Auditors say the Defense Department is not following its own procedures for guarding against “potentially catastrophic” biological strikes.
Pentagon rules require the agency each year to revisit its list of top biological-weapon threats, with an eye to possibly reshuffling the order of agents deemed most dangerous to its military personnel and civilians, the congressional Government Accountability Office said in a report issued on Thursday.
“Yet, [the Defense Department] does not follow its established process for updating its biological threat priorities,” auditors wrote in their assessment.
Failing to regularly weigh the relative risks posed by various weapon candidates, they said, makes it unclear whether the United States is pursuing medical treatments for “the most serious and likely biological threats.”
The Defense Department backed the report’s findings, according to a letter from Andrew Weber, the Pentagon’s assistant secretary for nuclear, chemical, and biological defense programs.
The Pentagon would review its biodefense directives “to ensure they align with current … planning processes,” Weber wrote last week.
GAO auditors described “progress” in related areas, including Defense Department coordination with other federal offices to prepare against biological threats.
The Health and Human Services and Defense departments “have developed interagency agreements and other tools that facilitate communication on the various stages of medical countermeasure development,” auditors wrote.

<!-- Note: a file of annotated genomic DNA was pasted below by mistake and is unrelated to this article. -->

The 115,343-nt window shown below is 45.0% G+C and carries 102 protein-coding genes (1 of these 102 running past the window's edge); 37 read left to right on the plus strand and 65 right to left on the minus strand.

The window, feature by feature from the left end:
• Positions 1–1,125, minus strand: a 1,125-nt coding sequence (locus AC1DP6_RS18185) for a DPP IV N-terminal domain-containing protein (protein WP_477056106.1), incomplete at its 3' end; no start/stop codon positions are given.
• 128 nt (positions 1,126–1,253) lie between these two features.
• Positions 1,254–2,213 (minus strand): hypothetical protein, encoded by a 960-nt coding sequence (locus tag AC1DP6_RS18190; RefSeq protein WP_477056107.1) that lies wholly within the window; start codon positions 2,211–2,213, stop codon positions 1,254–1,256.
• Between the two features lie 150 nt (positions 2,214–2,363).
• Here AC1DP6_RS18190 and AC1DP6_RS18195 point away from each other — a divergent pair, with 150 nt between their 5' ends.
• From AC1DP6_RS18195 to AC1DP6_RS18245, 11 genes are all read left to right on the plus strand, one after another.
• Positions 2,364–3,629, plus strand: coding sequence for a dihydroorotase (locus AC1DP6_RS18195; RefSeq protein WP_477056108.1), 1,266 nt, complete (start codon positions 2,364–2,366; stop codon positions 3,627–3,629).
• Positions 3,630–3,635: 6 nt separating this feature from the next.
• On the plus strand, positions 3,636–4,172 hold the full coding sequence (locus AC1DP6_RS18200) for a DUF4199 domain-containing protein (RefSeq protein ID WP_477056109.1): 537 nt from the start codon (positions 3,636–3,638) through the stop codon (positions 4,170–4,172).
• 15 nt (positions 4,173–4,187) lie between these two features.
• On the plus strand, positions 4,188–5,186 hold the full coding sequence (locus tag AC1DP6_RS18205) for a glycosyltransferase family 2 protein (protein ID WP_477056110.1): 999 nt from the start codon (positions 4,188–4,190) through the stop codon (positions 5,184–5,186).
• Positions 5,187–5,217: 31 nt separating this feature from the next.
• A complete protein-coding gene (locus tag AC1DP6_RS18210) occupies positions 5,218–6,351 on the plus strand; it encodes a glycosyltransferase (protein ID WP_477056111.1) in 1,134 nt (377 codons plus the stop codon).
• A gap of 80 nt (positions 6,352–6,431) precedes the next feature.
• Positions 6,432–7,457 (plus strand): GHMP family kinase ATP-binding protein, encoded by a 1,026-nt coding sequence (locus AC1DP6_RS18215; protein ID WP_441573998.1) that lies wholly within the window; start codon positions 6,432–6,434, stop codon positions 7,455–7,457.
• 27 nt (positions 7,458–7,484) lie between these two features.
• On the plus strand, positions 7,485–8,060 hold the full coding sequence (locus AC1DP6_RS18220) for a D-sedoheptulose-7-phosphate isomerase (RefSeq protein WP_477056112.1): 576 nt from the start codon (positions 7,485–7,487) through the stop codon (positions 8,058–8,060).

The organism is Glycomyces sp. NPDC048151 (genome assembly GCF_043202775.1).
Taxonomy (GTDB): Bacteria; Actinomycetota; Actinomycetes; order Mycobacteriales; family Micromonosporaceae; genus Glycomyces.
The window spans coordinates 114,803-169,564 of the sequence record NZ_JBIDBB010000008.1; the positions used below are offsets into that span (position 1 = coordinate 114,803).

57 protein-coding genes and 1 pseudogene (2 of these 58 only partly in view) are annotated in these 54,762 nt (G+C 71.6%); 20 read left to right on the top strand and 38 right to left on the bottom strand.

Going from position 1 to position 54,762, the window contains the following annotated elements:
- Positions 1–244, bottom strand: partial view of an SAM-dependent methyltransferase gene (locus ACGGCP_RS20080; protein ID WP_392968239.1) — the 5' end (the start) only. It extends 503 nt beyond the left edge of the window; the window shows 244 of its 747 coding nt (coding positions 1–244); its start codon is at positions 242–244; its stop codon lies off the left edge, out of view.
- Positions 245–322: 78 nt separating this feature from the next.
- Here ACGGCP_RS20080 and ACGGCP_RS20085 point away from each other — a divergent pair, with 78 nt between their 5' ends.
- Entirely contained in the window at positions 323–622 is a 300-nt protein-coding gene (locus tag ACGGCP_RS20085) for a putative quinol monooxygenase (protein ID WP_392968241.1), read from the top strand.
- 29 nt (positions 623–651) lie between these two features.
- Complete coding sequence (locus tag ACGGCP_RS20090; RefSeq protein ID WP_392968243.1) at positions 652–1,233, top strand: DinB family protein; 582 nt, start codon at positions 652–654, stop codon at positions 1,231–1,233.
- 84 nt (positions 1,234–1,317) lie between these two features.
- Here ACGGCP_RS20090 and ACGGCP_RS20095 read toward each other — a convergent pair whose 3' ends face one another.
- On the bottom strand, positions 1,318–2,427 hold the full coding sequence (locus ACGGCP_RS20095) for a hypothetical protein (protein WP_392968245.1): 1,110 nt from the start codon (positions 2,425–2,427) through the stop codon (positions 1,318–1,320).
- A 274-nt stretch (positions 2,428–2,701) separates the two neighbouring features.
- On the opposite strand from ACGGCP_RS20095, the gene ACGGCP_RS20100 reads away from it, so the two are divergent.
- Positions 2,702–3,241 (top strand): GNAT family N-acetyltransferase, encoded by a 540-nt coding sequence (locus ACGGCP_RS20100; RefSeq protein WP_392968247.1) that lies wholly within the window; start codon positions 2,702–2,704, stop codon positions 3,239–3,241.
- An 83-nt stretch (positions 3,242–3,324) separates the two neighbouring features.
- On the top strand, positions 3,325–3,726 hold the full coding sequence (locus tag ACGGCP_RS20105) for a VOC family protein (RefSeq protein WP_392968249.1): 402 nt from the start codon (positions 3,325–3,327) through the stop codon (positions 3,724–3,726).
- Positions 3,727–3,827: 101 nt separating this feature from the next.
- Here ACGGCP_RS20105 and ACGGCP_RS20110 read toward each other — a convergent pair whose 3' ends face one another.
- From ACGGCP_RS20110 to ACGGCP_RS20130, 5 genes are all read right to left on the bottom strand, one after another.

In addition, the Pentagon has worked with the Homeland Security Department on measures “for identifying biological agents that pose domestic threats and risks,” the report states.
The Defense Department maintains sole responsibility for preparing medical countermeasures for U.S. military personnel.
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Much has been made of David Brooks’s recent New York Times column, in which confesses to missing already the civility and humanity of Barack Obama, compared to who might take his place. In NewYorker.com, Jeffrey Frank reminds us how critical such attributes are to foreign policy. “It’s hard to imagine Kennedy so casually referring to the leader of Russia as a gangster or a thug. For that matter, it’s hard to imagine any president comparing the Russian leader to Hitler [as] Hillary Clinton did at a private fund-raiser. … Kennedy, who always worried that miscalculation could lead to war, paid close attention to the language of diplomacy.”
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